Gandhi - South African Rights
Thesis: Gandhi decided to dedicate his life to help Indian people gain their independence.
Around 1891 Gandhi moved his family to South Africa to start his new job at an Indian law firm. He soon realized how horrible it was for Indian men and women who lived there and became appalled by what he saw. As his one year contract with the law firm was ending he began to go towards a higher calling and started teaching the ways of "Satyagraha", meaning "truth and firmness".
Starting in 1906 Gandhi began to lead people into the start of passive resistance. Fast forward to 1913 and thousands of Indians are now living in South Africa being treated like they aren't human beings. Finally under a lot of pressure South Africa wants to make a deal with Gandhi and General Jan Christian Smuts. They made deals over Indian marriage and poll taxes on Indian people.
During WWI Gandhi supported the British in the war until 1919 when he began a group of passive resistance followers to go against Parliament's passage of Rowlatt Act. The Rowlatt Act was an act allowing the government to hold a person in jail for up to two years without a trial if they were suspected of terrorism living in Raj. Most of the people suspected of terrorism were only Indians and Gandhi found that unjust. However, he backed off when violence broke out when British soldiers led a massacre into a meeting at Armistar with about 400 Indian people inside. After backing off because of violence he soon got back into sight of government figures in 1920 and became the most visible person in the movement for Indian Independence.
First Act of Civil Disobedience
Who: Gandhi and some of his followersWhen: June 7th, 1893
Where: South Africa
Why: As a young man he was thrown off a train from first class because of racial discrimination. At that moment he realized that he had to do something about rights of people especially Indian people, because at the time had no right to vote. Gandhi had a one year law contract in South Africa and when his contract was up he decided to stay there. He created the Natal Indian Congress to draw attention internationally on Indian problems in South Africa. With the movement he started to create is first mass of civil disobedience. In 1919 he protested against Britain's mandatory military draft of Indians. By 1920 he was leader of the Indian movement of Independence. He went to jail many times under British authorities but was always released early because of his massive following.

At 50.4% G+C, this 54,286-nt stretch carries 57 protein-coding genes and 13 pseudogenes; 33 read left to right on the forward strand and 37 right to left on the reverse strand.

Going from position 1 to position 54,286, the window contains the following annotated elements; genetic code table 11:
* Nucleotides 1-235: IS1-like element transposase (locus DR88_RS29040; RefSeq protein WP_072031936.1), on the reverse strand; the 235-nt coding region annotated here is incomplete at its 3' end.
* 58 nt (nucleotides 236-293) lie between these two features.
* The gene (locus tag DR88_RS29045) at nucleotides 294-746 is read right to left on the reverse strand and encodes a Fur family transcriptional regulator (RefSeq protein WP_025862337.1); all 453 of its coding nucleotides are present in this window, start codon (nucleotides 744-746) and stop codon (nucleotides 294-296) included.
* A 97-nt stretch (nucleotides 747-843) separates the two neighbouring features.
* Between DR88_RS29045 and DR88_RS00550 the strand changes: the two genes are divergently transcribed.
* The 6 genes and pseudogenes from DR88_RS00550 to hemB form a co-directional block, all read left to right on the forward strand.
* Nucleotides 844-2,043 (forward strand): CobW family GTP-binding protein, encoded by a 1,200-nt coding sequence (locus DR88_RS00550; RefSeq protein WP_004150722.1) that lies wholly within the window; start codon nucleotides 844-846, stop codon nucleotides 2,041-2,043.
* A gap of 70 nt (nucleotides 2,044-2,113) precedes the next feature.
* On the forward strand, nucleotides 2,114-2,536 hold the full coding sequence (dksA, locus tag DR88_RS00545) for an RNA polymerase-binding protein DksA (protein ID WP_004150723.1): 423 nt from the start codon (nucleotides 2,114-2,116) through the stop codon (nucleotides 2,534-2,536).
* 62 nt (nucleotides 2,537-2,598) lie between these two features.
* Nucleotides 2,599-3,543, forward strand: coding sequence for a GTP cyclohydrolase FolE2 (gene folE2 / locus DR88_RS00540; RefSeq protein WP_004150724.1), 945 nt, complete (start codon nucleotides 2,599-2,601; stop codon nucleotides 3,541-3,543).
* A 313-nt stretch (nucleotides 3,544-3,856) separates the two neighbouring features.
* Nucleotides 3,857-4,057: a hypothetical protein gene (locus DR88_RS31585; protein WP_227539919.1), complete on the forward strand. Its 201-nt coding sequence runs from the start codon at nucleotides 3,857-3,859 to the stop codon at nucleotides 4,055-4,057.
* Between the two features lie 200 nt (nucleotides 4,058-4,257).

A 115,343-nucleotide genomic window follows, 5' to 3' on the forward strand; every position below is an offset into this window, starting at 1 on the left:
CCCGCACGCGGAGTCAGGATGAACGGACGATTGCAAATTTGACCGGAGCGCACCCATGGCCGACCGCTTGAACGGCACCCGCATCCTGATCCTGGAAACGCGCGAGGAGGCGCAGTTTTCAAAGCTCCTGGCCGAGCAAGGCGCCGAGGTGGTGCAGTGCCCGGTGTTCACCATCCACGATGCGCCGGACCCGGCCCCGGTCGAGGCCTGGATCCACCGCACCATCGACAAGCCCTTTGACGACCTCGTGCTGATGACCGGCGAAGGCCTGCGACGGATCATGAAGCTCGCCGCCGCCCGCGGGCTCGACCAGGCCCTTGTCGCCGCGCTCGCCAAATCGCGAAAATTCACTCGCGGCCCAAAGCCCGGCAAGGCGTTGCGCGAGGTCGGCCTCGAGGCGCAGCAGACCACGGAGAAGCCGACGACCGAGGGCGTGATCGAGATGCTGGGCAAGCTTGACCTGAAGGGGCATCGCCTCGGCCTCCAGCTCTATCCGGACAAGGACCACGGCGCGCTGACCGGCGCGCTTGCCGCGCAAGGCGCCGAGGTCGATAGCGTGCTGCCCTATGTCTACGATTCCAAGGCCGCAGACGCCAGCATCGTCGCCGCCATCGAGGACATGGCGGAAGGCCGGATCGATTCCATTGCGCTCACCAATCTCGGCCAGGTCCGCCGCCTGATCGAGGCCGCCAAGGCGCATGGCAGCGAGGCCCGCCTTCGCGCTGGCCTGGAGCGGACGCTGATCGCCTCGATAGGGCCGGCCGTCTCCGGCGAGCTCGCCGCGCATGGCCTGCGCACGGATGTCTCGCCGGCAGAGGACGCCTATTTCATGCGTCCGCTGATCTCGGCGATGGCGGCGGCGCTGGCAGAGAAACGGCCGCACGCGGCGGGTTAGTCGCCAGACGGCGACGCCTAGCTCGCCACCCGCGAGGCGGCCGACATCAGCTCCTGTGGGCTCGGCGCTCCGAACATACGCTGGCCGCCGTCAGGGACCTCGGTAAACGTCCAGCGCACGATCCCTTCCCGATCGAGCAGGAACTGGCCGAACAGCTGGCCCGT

INC (Indian National Congress)
2. Even when he was in jail his sense of satyagraha had rubbed off onto his followers and they continued to follow his ways to get closer to Indian Independence. In 1942 Gandhi was put into jail for organizing a protest and for the two years he was gone his gigantic following pursued his vision even when he was gone.
3. At an old age where he should've been happily retired and home with his family he came out of retirement to help the Indian population. After 5 years of retirement, Gandhi worked many years to get to August 15, 1947 when Indian Independence became official.
Connections to today are relatively easy to make. Gandhi was such a huge influence that he not only is in history books everywhere but he also directly and indirectly influenced many people. Being he was such a great believer in nonviolence, it encouraged people everywhere to use the practice of Satyagraha. Even though it was very indirect, people today use those methods because of Gandhi. He was one of the most well known and influential humanitarians of the world.
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